When the learning starts…


It is often thought that technology gets in the way of the rest of the curriculum. Many teachers will have stories of whole lessons that were lost because the technology went wrong or because the learners didn’t have the skills to use the technology in their learning.

I use the chart above to illustrate how we address this question. As a school we may invest in core IT skills with our younger children so that the curriculum becomes maximised later in school life. We also need to prepare the children at the begining of themes or projects so that the digital learning is front loaded. This may mean that the first two weeks of theme lessons are almost entirely based on teaching the technology, even through decontextualised tasks. Then the latter weeks can focus on the curriculum learning.

Of course, the skills can be taught throughout the theme or embedded in specific tasks but this approach at least stops the technology getting in the way. Then all we have to do is make sure it all works.


Taking Teaching Forward

I have been weighing up the implications of your the Crispin Weston’s post, “Education’s Coming Revolution”, as it poses the question:
“whether it is realistic to expect ordinary teachers, wanting to do an ordinary job, to meet the aspirations of the more ambitious educationalists”.
I have been troubled by this because I recognise the situation where teachers seem able to deliver programmes of learning but do not seem to invent teaching approaches or learning situations based on theoretical concepts or new ideas. I see the reality and I hear people say, “Good teachers are born not made.” I get it but I don’t like it.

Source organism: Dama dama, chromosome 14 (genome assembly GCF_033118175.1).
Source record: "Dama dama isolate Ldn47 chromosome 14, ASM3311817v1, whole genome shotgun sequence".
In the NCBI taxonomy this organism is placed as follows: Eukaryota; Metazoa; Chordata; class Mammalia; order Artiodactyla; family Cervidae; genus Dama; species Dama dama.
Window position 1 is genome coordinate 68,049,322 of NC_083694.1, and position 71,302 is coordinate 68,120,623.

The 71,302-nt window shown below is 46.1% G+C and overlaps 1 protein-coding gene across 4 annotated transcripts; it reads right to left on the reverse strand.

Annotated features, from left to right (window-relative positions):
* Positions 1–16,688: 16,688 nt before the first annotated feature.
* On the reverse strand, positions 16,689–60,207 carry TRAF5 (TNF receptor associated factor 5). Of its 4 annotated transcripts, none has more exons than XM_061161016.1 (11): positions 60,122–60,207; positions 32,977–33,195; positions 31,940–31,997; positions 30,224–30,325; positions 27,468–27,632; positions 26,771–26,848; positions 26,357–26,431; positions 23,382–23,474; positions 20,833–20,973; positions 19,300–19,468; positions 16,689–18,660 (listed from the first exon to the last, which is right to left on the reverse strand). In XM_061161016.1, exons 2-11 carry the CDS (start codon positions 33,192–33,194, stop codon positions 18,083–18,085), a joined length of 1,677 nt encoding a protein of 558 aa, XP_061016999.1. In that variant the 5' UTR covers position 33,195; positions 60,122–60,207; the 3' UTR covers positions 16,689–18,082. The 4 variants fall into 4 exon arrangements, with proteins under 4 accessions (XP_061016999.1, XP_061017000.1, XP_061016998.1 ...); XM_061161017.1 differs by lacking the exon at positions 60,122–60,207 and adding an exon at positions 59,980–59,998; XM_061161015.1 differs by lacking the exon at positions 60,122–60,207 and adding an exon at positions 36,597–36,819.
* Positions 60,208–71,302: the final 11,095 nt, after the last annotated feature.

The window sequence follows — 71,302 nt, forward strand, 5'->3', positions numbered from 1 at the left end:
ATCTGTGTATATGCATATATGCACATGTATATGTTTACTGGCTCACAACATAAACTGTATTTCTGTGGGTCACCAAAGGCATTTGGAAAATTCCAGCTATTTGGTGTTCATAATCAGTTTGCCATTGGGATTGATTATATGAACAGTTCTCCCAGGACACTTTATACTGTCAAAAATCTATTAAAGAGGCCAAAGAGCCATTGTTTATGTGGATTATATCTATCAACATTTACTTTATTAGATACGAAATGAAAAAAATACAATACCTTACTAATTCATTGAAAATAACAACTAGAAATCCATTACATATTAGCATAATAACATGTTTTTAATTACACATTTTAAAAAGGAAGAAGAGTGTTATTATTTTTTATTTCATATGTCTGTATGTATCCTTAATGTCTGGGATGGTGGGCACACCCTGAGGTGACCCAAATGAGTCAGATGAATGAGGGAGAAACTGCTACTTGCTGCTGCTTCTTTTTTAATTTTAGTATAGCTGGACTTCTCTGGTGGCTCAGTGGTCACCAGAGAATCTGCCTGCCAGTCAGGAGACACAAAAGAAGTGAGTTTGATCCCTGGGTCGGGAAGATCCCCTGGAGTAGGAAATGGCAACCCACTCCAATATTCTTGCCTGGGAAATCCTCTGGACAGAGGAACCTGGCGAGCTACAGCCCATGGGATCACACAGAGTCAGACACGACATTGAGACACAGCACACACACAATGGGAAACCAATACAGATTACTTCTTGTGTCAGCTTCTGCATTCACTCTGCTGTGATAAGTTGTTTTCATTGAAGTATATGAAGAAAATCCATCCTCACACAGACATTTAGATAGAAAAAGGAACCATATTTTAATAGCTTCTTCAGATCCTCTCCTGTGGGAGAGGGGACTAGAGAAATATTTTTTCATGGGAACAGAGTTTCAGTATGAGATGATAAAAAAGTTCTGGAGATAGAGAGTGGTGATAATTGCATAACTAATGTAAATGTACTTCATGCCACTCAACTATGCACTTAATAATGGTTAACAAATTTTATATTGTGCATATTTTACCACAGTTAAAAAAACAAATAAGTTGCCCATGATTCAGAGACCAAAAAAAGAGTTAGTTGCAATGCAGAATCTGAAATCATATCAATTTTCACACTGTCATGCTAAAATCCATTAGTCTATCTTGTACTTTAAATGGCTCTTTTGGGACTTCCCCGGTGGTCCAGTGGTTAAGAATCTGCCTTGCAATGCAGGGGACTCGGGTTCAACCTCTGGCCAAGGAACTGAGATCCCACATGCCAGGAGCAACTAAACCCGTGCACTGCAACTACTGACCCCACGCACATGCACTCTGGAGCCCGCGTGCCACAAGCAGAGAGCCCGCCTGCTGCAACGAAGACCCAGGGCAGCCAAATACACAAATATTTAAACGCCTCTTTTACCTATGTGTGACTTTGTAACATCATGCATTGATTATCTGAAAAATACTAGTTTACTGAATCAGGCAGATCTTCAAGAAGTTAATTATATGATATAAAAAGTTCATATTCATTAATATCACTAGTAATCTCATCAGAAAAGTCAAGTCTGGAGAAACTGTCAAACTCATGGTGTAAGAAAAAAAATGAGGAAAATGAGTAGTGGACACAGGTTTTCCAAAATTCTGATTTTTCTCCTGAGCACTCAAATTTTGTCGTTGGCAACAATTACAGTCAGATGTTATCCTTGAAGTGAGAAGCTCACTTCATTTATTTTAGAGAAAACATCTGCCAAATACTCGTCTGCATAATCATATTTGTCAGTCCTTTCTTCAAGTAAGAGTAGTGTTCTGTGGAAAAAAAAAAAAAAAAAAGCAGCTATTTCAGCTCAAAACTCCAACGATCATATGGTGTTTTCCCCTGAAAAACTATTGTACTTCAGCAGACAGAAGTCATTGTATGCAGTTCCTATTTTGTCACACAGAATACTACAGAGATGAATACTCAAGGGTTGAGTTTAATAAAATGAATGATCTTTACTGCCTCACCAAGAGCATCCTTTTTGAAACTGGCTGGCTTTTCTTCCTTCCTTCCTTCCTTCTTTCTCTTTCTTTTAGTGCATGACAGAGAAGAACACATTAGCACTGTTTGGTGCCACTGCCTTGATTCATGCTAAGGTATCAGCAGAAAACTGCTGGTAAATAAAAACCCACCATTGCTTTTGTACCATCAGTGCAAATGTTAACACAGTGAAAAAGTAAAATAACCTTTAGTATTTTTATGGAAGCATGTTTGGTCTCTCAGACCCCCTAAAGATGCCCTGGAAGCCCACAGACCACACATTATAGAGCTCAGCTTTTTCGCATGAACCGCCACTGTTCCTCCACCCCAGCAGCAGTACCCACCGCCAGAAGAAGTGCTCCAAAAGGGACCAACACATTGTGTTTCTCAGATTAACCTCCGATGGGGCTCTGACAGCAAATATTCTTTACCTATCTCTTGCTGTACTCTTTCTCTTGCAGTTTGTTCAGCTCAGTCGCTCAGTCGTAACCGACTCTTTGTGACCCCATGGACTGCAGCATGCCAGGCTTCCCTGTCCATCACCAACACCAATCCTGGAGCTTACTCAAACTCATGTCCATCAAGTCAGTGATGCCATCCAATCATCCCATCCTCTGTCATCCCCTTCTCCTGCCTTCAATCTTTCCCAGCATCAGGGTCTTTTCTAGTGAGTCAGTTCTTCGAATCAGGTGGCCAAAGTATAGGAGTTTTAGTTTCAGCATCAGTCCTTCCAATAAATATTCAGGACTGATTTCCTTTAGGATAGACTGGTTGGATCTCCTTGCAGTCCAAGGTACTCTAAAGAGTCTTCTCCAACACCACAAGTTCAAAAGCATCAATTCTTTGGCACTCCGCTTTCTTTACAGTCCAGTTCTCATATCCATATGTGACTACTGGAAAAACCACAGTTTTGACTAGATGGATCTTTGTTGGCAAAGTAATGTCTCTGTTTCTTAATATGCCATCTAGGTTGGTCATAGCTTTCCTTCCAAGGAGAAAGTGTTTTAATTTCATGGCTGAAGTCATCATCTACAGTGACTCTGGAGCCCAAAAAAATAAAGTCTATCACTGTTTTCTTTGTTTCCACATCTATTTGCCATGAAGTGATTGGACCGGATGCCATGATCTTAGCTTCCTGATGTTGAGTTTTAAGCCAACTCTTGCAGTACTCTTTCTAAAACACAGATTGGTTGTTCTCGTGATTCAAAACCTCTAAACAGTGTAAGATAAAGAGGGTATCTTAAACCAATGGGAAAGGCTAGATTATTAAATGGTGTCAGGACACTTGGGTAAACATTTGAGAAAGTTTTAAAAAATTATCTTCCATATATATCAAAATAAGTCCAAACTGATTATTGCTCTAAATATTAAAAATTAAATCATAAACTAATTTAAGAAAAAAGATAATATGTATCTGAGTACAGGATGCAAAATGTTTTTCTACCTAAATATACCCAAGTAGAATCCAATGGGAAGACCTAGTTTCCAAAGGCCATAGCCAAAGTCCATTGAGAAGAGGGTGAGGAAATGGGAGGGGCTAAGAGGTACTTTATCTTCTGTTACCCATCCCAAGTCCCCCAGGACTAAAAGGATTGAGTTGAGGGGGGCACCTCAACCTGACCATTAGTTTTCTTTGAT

Then I read his new post today (Good Lord! Where’s the Digital Literacy) and I agree, taking learning objectives or selected skills and creating irresistible learning opportunities is absolutely the teacher’s job. It should be incumbent on every teacher to see this as their responsibility and to have the appropriate skills to be able to ensure this kind of learning.
Weston recounts a presentation at a NAACE conference where the audience were asked to point out the creativity in the new Key Stage 1 Programme of Study. He suggests that it is the teacher’s role to take the statements and turn them into creative learning opportunities rather than it being enshrined in the objectives.
Any Key Stage 1 teacher who cannot read the programme of study and (a) not want to turn that into something that is engaging and creative for 5-7 year olds and (b) who doesn’t consider what Piaget or the pantheon of child development might offer to the planning process isn’t being the best teacher they can be.
I recognise there may be a shortage of teachers such as this and maybe these skills are rare but I challenge the idea that we have to make do. These staff are degree educated and they demand a professional status and salary. Then why do we not expect the same level of professional development and self study that we would expect of doctors, nurses, lawyers, civil engineers etc. If these are the required skills of teachers then they need to be expected and they need to be supported to be effected.
I’m not sure we can rely on good teachers being born, I think we need to ensure that good teachers are made. This begins with training and professional expectations. Then we all acknowledge that a teacher qualification is only the beginning and after that the learning begins. The current understanding of CPD in schools delivered through staff meetings and one day courses would need to change. Personal reflection, ongoing self study and mentorship would become the tools of change.
This echoes Dylan Wiliam’s view that we, “Love the one you’re with.” The current muscular leadership approach to dispose of every teacher who is currently underperforming has two problems. Firstly, there aren’t a wealth of teachers waiting to take up the positions of those we lose. Secondly, it believes the myth that teachers leave training as finished products that are ready to take up every challenge over the next thirty years. If we challenge this way of thinking then we need to accept that great teachers can be made and we need an approach to ensure this.